HHS seeks to repeal Trump-era rules on guidance documents, enforcement procedures

Regulatory NewsRegulatory News | 21 October 2021 |  By 

US Department of Health and Human Services (HHS) officials are proposing to repeal two rules issued in the final days of the Trump Administration, calling them a “burden” and “inconsistent with the policies and goals of the current Administration.”
In a proposed rule issued on 20 October 2021, HHS outlined plans to roll back a final rule on guidance document procedures and another on civil administrative enforcement and adjudication procedures. The two final rules stemmed from executive orders issued by the Trump Administration in October 2019. In January 2021, President Biden revoked both of the executive orders that served as the basis for these rules and directed federal agencies to rescind any rules and policies associated with them. (RELATED: Biden’s day one regulatory freeze, Regulatory Focus 21 January 2021)
“Both rules created a single set of procedures for guidance documents and civil enforcement for the entire Department, which we believe is contrary to the efficient and effective administration of the wide array of programs by the Department, given the diversity of those programs,” HHS officials wrote in the Federal Register.
HHS added that both the guidance document rule and the enforcement rule would have a disproportionate impact on underserved communities because “they make it harder for agencies to take action to protect public health or remove bad actors from the market, which in turn harms those who need HHS services the most.”
Guidance procedures
The “Department of Health and Human Services Good Guidance Practices” rule was originally proposed in August 2020 with the stated goal of increasing accountability and improving fairness. As originally proposed, the rule required that all guidance documents issued by HHS include a statement that the guidance “does not have the force and effect of law and is not binding unless specifically incorporated into a contract.” The rule would have increased the procedures for significant guidance documents, including requiring the HHS Secretary to approve them and requiring that they be submitted to the Office of Information and Regulatory Affairs for review. The proposal also called for the creation of a guidance document repository and noted that if guidance documents were not in the repository, they would be considered rescinded. The proposed rule also included procedures that would allow the public to petition to withdraw or modify guidance documents.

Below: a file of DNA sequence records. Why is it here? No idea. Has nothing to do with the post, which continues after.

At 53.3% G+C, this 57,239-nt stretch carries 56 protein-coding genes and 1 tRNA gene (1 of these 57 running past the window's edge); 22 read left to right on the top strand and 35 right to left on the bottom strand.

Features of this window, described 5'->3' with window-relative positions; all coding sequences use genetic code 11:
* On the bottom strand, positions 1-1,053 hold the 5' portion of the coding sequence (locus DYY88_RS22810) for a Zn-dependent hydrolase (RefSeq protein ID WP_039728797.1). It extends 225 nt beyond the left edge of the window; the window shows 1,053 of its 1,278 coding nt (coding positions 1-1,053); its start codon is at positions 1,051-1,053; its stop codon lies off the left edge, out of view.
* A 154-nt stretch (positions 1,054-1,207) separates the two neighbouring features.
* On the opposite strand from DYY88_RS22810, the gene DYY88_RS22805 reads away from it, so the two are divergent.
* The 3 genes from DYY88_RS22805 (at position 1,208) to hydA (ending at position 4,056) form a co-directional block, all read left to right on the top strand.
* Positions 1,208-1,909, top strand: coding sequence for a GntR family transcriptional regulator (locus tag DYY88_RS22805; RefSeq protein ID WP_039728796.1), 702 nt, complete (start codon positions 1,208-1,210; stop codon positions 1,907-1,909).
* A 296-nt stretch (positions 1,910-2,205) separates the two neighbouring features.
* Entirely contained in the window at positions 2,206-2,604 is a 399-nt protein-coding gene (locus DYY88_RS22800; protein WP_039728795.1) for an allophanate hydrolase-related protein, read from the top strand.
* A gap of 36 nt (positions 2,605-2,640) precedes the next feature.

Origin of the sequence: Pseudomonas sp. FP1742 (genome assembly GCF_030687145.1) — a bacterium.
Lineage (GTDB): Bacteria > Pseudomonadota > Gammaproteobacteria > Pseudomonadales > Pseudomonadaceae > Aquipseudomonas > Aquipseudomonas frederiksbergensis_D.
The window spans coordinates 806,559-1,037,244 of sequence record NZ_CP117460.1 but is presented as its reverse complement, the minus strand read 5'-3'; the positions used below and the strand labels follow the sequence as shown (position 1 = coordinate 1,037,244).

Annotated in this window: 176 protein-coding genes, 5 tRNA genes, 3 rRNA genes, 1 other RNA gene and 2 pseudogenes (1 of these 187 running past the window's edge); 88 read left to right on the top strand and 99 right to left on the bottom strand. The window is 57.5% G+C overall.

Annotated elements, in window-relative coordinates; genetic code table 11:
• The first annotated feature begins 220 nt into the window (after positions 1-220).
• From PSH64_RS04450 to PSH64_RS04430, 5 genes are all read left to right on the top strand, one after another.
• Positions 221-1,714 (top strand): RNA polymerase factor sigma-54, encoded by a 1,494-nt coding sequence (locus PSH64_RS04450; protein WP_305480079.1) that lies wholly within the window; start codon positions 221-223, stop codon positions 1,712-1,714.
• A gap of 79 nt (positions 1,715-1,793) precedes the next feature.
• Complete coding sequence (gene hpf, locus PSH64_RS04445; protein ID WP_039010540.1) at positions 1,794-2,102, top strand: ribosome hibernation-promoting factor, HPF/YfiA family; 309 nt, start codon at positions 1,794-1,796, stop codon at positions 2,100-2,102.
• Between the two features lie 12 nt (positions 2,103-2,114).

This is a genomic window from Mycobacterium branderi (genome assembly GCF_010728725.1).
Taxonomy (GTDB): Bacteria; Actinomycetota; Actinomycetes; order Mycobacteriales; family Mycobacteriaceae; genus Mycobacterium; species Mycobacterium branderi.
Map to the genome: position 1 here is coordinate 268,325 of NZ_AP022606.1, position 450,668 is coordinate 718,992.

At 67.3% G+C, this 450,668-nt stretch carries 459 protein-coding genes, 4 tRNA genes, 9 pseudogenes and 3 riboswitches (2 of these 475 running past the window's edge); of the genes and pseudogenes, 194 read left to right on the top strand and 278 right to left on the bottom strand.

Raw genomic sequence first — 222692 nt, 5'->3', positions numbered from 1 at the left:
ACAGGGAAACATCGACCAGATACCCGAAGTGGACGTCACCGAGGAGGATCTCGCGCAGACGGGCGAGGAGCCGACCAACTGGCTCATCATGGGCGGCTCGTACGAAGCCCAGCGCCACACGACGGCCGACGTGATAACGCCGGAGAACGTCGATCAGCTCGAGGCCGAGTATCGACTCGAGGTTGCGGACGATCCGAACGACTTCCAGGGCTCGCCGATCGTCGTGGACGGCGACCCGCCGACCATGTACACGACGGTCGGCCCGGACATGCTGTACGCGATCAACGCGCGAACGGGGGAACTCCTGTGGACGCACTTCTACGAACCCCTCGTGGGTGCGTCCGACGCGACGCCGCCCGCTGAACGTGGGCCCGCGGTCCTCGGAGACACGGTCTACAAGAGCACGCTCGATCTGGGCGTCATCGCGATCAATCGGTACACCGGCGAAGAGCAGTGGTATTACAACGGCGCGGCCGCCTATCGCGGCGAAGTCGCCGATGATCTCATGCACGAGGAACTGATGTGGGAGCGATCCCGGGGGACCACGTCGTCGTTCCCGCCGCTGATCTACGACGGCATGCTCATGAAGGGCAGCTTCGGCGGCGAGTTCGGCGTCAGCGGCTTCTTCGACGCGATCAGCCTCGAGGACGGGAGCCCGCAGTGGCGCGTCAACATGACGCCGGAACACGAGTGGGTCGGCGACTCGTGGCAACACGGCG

Originally the guidance document proposal was not meant to apply to the Food and Drug Administration (FDA), which already has its own rules for issuing guidance documents. However, the final rule, issued in December 2020, included the FDA as part of the guidance changes. The final rule also added a requirement that the HHS Secretary approve all non-significant guidance documents if they were related to a priority policy matter, had the potential to create serious inconsistency, or would interfere with the action of another HHS agency.
HHS said it is now seeking to repeal the guidance procedures rule because it would delay or prevent the issuance of guidance documents, imposes inflexible requirements on HHS agencies, and conflicts with the FDA’s existing good guidance practices. If the agency finalizes plans to repeal the guidance procedures rule, the action would not change existing law on the non-binding effect of guidance documents, HHS noted.
Enforcement procedures
The “Department of Health and Human Services Transparency and Fairness in Civil Administrative Enforcement Actions” was issued in January 2021 as a final rule without public comment. The rule included a requirement that HHS “avoid unfair surprise” by only applying civil enforcement standards that have been publicly stated, publishing decisions about new or expanded claims of jurisdiction in the Federal Register or the guidance repository and providing parties with written notice of its determinations and an opportunity to respond before taking civil enforcement action.
HHS said it is seeking to repeal the civil enforcement rule because it would create unnecessary obstacles to agency actions, conflicts with current HHS processes, and would divert critical resources.
“Slower and fewer enforcement actions could not only leave more bad actors in the market, but could embolden them, ultimately undermining the public interest,” HHS wrote in the Federal Register.
Federal Register notice


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